A botnet responsible for producing a substantial amount of spam has taken a major hit, but security experts say it could be just a matter of weeks before it is active again.
Spam levels dropped significantly when an internet security company delivered a crippling blow last week to the Pushdo/Cutwail botnet, which is responsible for as much as 10 percent of all spam.
The company began contacting ISPs that were hosting the botnet’s command-and-control infrastructure, managing to take down almost 20 of the 30 servers worldwide. However, some ISPs were unresponsive, according to IDG News.
Pushdo and Cutwail work together. Pushdo is a Trojan with the ability to generate random domain names. After it infects a computer, it downloads Cutwail, a malware capable of spamming and downloading other harmful programs.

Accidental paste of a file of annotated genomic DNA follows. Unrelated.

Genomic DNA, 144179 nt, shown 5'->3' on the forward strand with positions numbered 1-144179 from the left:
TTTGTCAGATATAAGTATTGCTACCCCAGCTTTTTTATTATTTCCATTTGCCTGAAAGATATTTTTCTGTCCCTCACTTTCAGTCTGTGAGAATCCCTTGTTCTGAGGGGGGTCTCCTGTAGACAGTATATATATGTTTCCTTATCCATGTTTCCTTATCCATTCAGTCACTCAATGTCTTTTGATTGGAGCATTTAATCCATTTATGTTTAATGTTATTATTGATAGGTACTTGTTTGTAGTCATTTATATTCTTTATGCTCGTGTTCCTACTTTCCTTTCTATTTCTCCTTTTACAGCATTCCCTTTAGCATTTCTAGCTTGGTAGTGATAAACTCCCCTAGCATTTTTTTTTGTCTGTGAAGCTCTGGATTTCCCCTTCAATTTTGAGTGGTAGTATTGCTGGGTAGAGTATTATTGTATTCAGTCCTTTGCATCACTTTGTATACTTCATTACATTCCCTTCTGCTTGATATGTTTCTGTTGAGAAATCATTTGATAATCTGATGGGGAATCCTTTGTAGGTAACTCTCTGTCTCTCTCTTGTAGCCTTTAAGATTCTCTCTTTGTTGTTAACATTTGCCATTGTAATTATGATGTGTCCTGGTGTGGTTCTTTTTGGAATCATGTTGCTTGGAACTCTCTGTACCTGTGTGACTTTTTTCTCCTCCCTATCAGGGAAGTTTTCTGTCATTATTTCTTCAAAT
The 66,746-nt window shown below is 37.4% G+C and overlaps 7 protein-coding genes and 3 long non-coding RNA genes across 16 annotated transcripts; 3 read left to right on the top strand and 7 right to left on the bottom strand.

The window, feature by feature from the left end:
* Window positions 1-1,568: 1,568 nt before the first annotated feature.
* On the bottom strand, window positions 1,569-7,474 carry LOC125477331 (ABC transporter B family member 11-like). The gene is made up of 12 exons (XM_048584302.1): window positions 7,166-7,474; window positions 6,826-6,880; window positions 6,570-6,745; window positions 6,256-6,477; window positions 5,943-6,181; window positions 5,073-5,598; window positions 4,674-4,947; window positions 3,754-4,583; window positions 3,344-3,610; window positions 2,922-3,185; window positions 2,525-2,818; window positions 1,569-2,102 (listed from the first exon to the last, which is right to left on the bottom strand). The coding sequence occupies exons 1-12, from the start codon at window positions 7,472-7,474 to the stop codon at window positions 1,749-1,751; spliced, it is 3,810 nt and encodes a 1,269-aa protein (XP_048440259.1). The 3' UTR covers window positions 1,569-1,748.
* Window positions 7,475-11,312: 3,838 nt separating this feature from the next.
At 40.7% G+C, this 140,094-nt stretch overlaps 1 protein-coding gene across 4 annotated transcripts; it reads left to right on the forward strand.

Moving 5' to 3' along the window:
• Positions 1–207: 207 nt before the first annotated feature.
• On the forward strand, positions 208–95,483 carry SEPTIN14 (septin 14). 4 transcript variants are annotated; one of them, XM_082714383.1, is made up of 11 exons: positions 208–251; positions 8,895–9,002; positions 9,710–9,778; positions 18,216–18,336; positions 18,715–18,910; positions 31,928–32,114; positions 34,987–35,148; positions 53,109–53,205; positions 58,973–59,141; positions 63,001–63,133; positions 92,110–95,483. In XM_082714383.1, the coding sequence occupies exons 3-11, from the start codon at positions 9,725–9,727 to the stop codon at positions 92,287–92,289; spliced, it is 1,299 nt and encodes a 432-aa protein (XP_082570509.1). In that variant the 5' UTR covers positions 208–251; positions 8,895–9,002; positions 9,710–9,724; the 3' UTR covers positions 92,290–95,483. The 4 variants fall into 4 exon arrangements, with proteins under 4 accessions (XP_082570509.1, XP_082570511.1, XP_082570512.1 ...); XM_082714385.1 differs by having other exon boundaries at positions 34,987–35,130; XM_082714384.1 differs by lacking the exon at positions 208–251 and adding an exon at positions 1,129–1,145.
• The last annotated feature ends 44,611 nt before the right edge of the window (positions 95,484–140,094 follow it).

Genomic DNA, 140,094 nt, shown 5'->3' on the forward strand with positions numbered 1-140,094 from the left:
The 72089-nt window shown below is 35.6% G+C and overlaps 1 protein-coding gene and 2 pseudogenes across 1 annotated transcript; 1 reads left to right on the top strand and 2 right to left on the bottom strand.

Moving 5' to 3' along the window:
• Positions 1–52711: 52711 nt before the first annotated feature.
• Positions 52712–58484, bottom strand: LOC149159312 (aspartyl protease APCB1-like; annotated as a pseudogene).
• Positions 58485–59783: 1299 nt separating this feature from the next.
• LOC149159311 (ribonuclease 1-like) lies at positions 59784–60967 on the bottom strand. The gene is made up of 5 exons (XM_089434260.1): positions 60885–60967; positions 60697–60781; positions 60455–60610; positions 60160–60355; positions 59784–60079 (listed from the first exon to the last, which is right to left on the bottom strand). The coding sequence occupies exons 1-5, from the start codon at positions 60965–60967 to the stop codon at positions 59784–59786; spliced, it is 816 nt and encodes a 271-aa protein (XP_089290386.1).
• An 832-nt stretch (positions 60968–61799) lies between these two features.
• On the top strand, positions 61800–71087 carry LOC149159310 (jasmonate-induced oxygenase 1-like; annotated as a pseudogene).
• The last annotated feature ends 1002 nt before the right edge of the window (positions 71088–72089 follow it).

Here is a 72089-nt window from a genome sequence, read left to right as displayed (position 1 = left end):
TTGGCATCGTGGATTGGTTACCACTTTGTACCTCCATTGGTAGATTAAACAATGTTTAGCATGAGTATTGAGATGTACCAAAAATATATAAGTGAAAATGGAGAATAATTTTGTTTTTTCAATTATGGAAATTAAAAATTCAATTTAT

The actions of the security company will almost certainly have a positive effect for two or three weeks, security expert Ed Rowley said. But it is only a matter of time before the spammers find other hosting providers to get their systems up and running, he added.
According to a recent report, the most prominent security threat facing internet users is the Trojan downloader Exploit.JS.Gumblar, which accounted for 5 percent of all malware during the second quarter of 2010.